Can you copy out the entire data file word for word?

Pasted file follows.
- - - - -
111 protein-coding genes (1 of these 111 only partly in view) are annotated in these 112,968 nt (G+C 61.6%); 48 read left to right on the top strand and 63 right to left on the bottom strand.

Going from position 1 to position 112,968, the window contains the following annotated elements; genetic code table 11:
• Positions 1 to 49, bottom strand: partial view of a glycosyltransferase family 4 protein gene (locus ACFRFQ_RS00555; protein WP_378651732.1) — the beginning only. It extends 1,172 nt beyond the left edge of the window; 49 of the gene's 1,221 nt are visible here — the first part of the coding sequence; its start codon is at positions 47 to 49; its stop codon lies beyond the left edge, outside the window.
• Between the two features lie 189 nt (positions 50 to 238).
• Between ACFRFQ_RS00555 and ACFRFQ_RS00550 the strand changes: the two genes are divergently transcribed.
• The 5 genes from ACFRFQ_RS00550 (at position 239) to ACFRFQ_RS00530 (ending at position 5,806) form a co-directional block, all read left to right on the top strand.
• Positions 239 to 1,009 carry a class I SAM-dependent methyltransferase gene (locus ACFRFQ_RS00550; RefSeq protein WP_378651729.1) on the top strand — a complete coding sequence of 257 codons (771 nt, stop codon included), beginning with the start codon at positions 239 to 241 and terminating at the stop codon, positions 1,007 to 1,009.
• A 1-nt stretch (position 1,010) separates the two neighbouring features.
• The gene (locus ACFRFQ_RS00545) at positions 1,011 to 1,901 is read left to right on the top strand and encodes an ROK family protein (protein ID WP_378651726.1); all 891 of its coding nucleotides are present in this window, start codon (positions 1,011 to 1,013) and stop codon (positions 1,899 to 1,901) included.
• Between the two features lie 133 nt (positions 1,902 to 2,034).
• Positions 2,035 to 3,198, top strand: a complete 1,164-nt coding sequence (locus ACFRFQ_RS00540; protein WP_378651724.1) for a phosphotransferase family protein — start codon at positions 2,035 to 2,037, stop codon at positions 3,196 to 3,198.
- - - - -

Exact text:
111 protein-coding genes (1 of these 111 only partly in view) are annotated in these 112,968 nt (G+C 61.6%); 48 read left to right on the top strand and 63 right to left on the bottom strand.

Going from position 1 to position 112,968, the window contains the following annotated elements; genetic code table 11:
• Positions 1 to 49, bottom strand: partial view of a glycosyltransferase family 4 protein gene (locus ACFRFQ_RS00555; protein WP_378651732.1) — the beginning only. It extends 1,172 nt beyond the left edge of the window; 49 of the gene's 1,221 nt are visible here — the first part of the coding sequence; its start codon is at positions 47 to 49; its stop codon lies beyond the left edge, outside the window.
• Between the two features lie 189 nt (positions 50 to 238).
• Between ACFRFQ_RS00555 and ACFRFQ_RS00550 the strand changes: the two genes are divergently transcribed.
• The 5 genes from ACFRFQ_RS00550 (at position 239) to ACFRFQ_RS00530 (ending at position 5,806) form a co-directional block, all read left to right on the top strand.
• Positions 239 to 1,009 carry a class I SAM-dependent methyltransferase gene (locus ACFRFQ_RS00550; RefSeq protein WP_378651729.1) on the top strand — a complete coding sequence of 257 codons (771 nt, stop codon included), beginning with the start codon at positions 239 to 241 and terminating at the stop codon, positions 1,007 to 1,009.
• A 1-nt stretch (position 1,010) separates the two neighbouring features.
• The gene (locus ACFRFQ_RS00545) at positions 1,011 to 1,901 is read left to right on the top strand and encodes an ROK family protein (protein ID WP_378651726.1); all 891 of its coding nucleotides are present in this window, start codon (positions 1,011 to 1,013) and stop codon (positions 1,899 to 1,901) included.
• Between the two features lie 133 nt (positions 1,902 to 2,034).
• Positions 2,035 to 3,198, top strand: a complete 1,164-nt coding sequence (locus ACFRFQ_RS00540; protein WP_378651724.1) for a phosphotransferase family protein — start codon at positions 2,035 to 2,037, stop codon at positions 3,196 to 3,198.